Southern Writers & Inspiration
Going almost anywhere excites me. Going back to places I know and love has a special feeling. But there's something about going somewhere entirely new that opens up possibilities and gives me a sense of giddiness. As anxious as travel can make me, I love the entire experience. I love being in an airport and wondering where everyone else is going and why they are traveling. I love remembering the last trip I took. This trip, I sat in the airport recalling last January's trip to the Cayman Islands for my daughter's wedding. Our airport trauma was lugging her beaded gown through the airport, through security, onto the plane where the flight attendant got angry at my son who had carried the dress like it was a Faberge egg the entire way, only to watch her try to fold and stuff the gown into a compartment. He. Was. Not. Happy. And she called security. Yikes. But it all ended well and, after that, the trip and the wedding were perfect.
So far, this trip is fairly uneventful. I did get pulled aside at security because I had a suspicious item in my carry-on. Turned out, it was my breakfast muffin. Every the TSA guy shook his head and laughed. Other than being seated behind someone who had a "companion kitten" on his lap (seriously? that's a thing?) this was a quick flight to Myrtle Beach where I picked up my cool rental Jeep that I got for points and headed to Pawleys Island to the South Carolina Writers Conference I'm attending at the Litchfield Beach Resort. Low country. It sounds like a place writers go to write, doesn't it? I've long envied southern writers and their ability to tell stories set in swampy, marshy places with names like Pawleys Island, Edisto, and Murrells Inlet. Let's not get me started on southerners and their ability with words. Pat Conroy, Carson McCuller, Eudora Welty, Lee Smith...There must be some magic, some kind of alchemy which occurs due to the combination of Spanish moss, soupy humidity, and an unabashed love of alcohol.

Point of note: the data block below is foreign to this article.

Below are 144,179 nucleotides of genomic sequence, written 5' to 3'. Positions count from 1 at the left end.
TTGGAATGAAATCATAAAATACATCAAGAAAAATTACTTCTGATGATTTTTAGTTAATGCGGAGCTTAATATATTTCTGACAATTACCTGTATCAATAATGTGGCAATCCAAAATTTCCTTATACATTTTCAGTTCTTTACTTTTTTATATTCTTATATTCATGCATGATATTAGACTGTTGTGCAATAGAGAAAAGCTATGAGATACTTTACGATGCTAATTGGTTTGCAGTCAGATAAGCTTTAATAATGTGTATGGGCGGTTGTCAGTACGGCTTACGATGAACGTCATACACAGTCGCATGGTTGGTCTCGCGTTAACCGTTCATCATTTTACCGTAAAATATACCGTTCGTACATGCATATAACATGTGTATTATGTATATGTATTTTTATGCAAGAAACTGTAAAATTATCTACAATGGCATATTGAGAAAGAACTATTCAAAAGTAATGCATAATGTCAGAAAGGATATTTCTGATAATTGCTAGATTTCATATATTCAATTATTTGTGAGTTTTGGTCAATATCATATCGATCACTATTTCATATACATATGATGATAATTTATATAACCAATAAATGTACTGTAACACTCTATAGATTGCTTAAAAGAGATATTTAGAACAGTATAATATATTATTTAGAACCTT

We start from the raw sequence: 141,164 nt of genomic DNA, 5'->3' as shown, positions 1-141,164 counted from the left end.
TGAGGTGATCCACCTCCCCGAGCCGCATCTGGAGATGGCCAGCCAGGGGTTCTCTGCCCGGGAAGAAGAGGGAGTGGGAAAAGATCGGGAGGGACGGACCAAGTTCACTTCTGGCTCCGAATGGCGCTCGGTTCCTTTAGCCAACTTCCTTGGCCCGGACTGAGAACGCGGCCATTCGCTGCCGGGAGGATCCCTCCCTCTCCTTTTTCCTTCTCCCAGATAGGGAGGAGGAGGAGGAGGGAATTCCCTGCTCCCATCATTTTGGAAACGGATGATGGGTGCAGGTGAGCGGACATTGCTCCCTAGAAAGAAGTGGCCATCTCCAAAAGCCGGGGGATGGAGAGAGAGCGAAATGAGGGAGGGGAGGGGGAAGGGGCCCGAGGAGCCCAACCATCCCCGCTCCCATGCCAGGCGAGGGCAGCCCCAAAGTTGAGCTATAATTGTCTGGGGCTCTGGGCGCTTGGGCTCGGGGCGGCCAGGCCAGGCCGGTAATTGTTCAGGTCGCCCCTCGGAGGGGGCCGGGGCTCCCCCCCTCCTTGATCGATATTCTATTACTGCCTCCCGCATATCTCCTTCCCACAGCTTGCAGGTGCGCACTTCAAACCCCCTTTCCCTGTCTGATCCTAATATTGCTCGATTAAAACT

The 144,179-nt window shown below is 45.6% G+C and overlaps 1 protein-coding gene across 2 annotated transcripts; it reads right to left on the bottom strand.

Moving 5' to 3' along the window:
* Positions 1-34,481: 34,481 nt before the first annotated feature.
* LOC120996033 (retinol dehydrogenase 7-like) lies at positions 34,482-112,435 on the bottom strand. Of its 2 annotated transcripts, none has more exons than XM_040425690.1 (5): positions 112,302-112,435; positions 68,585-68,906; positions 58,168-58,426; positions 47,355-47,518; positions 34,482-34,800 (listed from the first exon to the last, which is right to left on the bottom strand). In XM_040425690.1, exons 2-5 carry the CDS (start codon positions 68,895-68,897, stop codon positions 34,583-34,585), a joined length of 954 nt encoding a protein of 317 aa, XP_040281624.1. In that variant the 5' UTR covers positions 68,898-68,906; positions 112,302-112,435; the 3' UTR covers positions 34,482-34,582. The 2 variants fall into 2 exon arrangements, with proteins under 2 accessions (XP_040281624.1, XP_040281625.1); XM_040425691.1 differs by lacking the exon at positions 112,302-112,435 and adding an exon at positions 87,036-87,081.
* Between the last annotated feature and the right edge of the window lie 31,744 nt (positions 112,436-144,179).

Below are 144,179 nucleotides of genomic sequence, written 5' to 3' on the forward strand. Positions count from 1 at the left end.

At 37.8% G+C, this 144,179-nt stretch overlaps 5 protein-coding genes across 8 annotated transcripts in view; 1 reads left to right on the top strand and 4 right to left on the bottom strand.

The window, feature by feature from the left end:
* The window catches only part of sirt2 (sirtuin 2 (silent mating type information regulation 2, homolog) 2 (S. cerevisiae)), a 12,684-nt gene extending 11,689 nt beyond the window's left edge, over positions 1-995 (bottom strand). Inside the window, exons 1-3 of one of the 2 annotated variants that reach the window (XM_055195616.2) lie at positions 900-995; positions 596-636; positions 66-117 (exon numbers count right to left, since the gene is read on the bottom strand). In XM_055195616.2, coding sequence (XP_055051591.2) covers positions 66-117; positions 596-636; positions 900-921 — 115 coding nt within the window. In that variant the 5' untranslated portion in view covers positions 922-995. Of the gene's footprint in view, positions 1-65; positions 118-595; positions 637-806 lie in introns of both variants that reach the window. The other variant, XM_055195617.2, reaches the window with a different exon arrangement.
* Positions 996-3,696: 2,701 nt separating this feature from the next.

I am here hoping some of the luck of the southern writers will rub off on me as I try to find a publisher for my latest book, a family saga inspired by historic events. It's called GOODBYE, LOVER and it's about an introverted bartender who discovers three tiny skeletons in a trunk in her grandmother's attic which upends everything she thought she knew about her family.
Wish me luck!